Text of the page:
THIS NUMBER

92.9 — Combined completion percentage for Wisconsin quarterbacks Bart Houston and Alex Hornibrook, tying the best mark in Cotton Bowl history. It was also accomplished in 1946 by Texas against Missouri (and, like the Badgers, on 13-of-14 passing). It is also the highest completion percentage ever by a Big Ten team in any bowl game (min. 10 attempts).

THEY SAID IT

“It kind of left a bad taste in our mouth after the Big Ten championship game,” Edwards said. “We just wanted to get back out there and prove ourselves again.” — Linebacker T.J. Edwards

“We just needed a spark. Everyone was looking around to make a play and we had to look inside ourselves and I’m just glad to be able to spark it for us.” — Edwards on his interception.

“They started playing downhill, bringing an extra guy, bringing a safety down. And you can’t do both sometimes. So we took advantage of that, and that’s where we went.” — Tight end Troy Fumagalli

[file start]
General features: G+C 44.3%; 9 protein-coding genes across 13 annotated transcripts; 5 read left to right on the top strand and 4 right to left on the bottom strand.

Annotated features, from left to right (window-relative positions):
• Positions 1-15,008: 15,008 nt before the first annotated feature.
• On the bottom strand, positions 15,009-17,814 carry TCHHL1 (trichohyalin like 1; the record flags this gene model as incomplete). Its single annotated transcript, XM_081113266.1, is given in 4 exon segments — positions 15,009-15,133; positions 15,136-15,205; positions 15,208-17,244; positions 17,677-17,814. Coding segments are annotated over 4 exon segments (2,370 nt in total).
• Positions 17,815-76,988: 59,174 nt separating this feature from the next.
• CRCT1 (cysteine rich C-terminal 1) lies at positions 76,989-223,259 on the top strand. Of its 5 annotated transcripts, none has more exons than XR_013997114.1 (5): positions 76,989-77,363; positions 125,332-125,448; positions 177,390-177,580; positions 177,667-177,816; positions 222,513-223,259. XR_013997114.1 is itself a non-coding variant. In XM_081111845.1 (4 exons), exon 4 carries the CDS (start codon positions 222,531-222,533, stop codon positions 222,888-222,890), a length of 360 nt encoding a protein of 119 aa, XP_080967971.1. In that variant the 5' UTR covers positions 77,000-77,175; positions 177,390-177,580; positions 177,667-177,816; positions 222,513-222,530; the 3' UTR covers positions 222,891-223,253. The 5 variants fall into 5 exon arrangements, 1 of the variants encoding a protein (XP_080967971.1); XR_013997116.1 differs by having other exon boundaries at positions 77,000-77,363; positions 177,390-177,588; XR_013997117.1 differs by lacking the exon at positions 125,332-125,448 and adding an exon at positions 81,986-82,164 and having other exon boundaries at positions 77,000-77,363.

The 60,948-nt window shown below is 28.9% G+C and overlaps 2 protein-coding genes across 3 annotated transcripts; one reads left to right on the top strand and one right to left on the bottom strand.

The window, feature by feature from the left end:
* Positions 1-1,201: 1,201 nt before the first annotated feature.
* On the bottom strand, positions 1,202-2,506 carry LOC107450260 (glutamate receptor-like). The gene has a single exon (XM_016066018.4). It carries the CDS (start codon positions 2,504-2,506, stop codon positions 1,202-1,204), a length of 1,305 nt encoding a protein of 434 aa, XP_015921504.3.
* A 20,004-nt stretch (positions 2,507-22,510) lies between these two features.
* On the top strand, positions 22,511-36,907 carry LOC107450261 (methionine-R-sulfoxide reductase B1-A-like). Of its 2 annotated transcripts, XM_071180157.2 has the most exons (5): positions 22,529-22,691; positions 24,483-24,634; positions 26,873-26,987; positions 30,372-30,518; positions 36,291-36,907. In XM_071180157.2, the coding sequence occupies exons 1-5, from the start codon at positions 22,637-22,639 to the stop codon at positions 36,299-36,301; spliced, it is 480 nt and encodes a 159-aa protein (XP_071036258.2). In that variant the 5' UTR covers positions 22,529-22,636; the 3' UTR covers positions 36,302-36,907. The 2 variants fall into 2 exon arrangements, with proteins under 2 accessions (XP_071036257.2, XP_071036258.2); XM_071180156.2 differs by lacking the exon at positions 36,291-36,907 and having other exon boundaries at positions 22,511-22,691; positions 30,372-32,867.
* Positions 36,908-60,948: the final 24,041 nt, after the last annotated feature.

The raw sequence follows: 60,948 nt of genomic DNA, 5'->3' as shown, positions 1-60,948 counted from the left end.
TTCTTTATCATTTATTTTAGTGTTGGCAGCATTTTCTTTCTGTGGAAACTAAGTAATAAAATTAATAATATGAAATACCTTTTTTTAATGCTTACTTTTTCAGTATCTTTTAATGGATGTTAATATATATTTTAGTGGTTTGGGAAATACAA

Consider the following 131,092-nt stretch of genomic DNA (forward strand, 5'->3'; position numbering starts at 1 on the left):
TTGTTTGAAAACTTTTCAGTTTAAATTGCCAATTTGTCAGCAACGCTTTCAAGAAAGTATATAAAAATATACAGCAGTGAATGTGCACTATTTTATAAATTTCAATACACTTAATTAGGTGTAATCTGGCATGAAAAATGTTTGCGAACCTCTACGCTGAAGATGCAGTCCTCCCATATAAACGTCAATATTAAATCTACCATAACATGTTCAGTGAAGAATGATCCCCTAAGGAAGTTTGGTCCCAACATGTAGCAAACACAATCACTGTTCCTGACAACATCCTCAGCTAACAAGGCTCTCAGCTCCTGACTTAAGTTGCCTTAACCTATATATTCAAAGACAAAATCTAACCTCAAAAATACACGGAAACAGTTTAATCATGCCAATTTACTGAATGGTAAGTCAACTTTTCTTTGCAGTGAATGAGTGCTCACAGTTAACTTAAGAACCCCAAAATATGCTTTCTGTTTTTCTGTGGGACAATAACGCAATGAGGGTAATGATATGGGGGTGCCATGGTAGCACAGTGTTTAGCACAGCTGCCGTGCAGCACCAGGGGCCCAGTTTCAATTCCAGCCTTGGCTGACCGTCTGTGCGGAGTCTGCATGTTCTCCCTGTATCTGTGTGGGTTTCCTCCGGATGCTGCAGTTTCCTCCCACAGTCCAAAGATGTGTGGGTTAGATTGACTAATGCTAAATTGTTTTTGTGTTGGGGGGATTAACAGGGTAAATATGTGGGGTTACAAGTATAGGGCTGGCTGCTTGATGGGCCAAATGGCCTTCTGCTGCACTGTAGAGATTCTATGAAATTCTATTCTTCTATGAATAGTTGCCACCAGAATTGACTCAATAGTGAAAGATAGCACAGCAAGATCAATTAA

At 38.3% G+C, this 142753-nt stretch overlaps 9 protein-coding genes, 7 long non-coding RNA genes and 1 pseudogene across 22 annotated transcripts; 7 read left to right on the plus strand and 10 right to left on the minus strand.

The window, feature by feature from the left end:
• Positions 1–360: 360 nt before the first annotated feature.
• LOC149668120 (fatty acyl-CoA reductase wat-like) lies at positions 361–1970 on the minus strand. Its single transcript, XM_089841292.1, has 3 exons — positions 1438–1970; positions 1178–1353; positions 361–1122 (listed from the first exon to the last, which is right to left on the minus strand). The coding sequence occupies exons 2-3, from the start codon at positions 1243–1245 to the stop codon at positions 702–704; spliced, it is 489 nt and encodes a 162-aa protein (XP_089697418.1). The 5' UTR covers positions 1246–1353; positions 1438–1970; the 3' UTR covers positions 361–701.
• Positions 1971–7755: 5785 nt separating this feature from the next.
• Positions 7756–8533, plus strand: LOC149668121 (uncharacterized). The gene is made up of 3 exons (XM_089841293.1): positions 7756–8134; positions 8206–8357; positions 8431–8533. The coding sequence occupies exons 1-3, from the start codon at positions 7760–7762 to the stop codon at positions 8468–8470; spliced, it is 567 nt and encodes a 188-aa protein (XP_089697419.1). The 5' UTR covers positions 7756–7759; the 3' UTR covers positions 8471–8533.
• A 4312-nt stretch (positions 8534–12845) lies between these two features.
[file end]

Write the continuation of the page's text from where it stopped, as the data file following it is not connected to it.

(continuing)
“”I tell you what, that tight end, he’s unbelievable.” — Western Michigan head coach P.J. Fleck on Fumagalli

WHAT’S NEXT

Wisconsin heads into the 2017 season with what looks to be a strong defense (even if T.J. Watt leaves) and questions on the offense, yet again (especially if Ryan Ramczyk leaves). A softer schedule than this past year should help, or at least raise expectations after this 11-win season.

Dave Heller is the author of the upcoming book Ken Williams: A Slugger in Ruth’s Shadow as well as Facing Ted Williams Players From the Golden Age of Baseball Recall the Greatest Hitter Who Ever Lived and As Good As It Got: The 1944 St. Louis Browns